maintain the base station of a small Internet Co-Operative. I
bring in high speed Internet by radio from a town 12 miles away and
redistribute on 2.4 GHz to some of my neighbours. The network also has
a weather station and a PC acting as a server to provide network
news and local weather.
the top of the 68 foot tower (left) is the high speed link to Richer
and below it is the 2.4 GHz antennas for re-distribution.
shorter tower, the weather station wind speed and direction sensor is
just below the rotator for the 2M beam antenna and the temperature,
rainfall, and humidity sensor is located in the black box on the short
tower just below the ridge of the house.
the cables from both towers enter through a cable bulkhead through a
lightning protector of some sort. The high speed link is a Cat-5 signal
protected by an ITW Linx Cat-5 Power-Over-Ethernet protector (small
gray box mounted directly on the metal bulkhead). The 2.4 GHz
cable for the Access Point is protected by a 1/4-wave shunt (to the
left of the Linx protector). The assorted rotator, switch, and
weather station signals are protected by 300V 3-element gas tube
protectors (in the small aluminum box just below the bulkhead. RF
coaxial cables have the sheaths grounded at the bulkhead and are
protected by 300V (for VHF) or 500V (HF) gas tubes. Both towers, the
entrance bulkhead, and the house electrical service ground are bonded
by a buried 2/0 conductor. The taller tower was built on a 32"
corrugated surface well that extends 15 feet into the water table and
provides an excellent ground.
Inside the house is the Linksys
router (right) and the Access Point radio, both powered from a UPS with
surge suppression, and on the other side of the room is the display for
the Davis Vantage Pro 2 weather station. The Co-Op server is located in
the basement and connects to the router with a Cat-5 cable and to the
weather display with a serial cable.
around my property, I have a low-voltage control system that allows
remote control of a number of lighting circuits (1 in the house, 2 in
the garage), activation of the garage door, and conveys the door bell
signal to both the house and workshop from any of three pushbutton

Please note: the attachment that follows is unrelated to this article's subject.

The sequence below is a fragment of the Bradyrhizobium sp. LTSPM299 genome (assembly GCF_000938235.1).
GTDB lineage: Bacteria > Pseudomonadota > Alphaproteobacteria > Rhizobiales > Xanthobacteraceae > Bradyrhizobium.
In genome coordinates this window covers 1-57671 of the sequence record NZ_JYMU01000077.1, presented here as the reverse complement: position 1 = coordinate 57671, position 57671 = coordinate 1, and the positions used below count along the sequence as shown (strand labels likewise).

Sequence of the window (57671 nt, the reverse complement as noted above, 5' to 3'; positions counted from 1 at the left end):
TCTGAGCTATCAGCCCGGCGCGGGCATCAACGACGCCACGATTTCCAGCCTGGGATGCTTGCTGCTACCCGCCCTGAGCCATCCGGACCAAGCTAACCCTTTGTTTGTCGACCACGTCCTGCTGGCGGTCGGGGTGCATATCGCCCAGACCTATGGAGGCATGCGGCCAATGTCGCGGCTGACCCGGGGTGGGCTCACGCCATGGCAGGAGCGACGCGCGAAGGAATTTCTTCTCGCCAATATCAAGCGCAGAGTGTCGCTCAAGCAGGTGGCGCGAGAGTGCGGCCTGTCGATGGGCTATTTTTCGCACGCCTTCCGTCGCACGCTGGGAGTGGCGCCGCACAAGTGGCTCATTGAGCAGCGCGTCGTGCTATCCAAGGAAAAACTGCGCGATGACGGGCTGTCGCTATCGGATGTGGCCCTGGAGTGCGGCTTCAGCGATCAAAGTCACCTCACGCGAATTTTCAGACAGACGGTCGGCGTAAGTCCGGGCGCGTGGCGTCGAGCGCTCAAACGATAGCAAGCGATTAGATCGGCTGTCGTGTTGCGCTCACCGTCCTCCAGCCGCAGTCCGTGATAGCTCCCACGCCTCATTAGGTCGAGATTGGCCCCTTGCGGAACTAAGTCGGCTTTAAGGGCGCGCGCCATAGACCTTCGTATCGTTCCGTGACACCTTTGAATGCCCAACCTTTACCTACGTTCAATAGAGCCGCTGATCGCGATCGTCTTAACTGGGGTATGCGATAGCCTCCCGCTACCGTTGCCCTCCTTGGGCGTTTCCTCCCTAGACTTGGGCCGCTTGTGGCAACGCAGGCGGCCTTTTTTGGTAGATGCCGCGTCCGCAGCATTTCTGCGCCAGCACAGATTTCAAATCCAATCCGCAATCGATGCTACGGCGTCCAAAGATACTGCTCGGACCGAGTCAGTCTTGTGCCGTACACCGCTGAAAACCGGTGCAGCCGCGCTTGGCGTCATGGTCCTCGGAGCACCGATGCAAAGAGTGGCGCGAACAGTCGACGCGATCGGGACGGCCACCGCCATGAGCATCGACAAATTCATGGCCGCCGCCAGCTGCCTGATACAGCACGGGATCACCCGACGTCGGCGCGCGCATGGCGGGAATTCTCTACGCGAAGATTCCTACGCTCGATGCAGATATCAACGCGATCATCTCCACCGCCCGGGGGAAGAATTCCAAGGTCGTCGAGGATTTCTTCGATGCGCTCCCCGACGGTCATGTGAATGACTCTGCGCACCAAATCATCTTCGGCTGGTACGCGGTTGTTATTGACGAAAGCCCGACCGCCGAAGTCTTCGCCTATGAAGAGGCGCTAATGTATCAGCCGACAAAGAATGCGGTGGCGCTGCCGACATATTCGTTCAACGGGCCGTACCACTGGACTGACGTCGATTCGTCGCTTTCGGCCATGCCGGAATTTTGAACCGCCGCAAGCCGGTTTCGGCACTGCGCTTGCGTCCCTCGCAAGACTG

stations in various places.
to right: one of the button stations, one of the relay panels, the
surge suppression on the 12 pair cable between the house and the
Having been in "the lightning business" for many years, I thought everything was well protected!
the night of August 12/13 a severe
electrical storm moved through southern Manitoba. Hot muggy weather
gave rise to a lot of cloud to cloud lightning and around 11:30
p.m. the power went off. With no fan, I moved down to the main floor
where it was cooler and since
the power outage was wide-spread, I shut off the UPS that protects and
backs up the Internet Co-Op and settled in to a chair near the weather
station display. At 12:28 (approx.) lightning struck somewhere on the
property and I saw an electrical flash between the cable on the weather
station display unit. I mistakenly assumed lightning stuck the 68 foot
following morning, with power restored, I powered-up the Internet Co-Op
and found everything was in working order. The weather station was dead
however. Subsequent investigations showed the weather station display,
its power supply, and the serial interface module had all been damaged
and were replaced. I also later found one of the protectors on the 12 pair low-voltage control cable had failed short.
could not understand how the
lightning energy reached the weather station display despite the
extensive protection until I noticed the top of the power pole in the
yard. Lightning struck the west face of the wet pole (note the
blackened pebbled texture), wrapped around the pole and picked up the
drop-wire insulator frame (very bottom of the picture) thus causing a
surge on both phases (to the house and garage) as well as the
To combat repeat performances, I installed a "whole house surge suppressor" that protects against power line surges.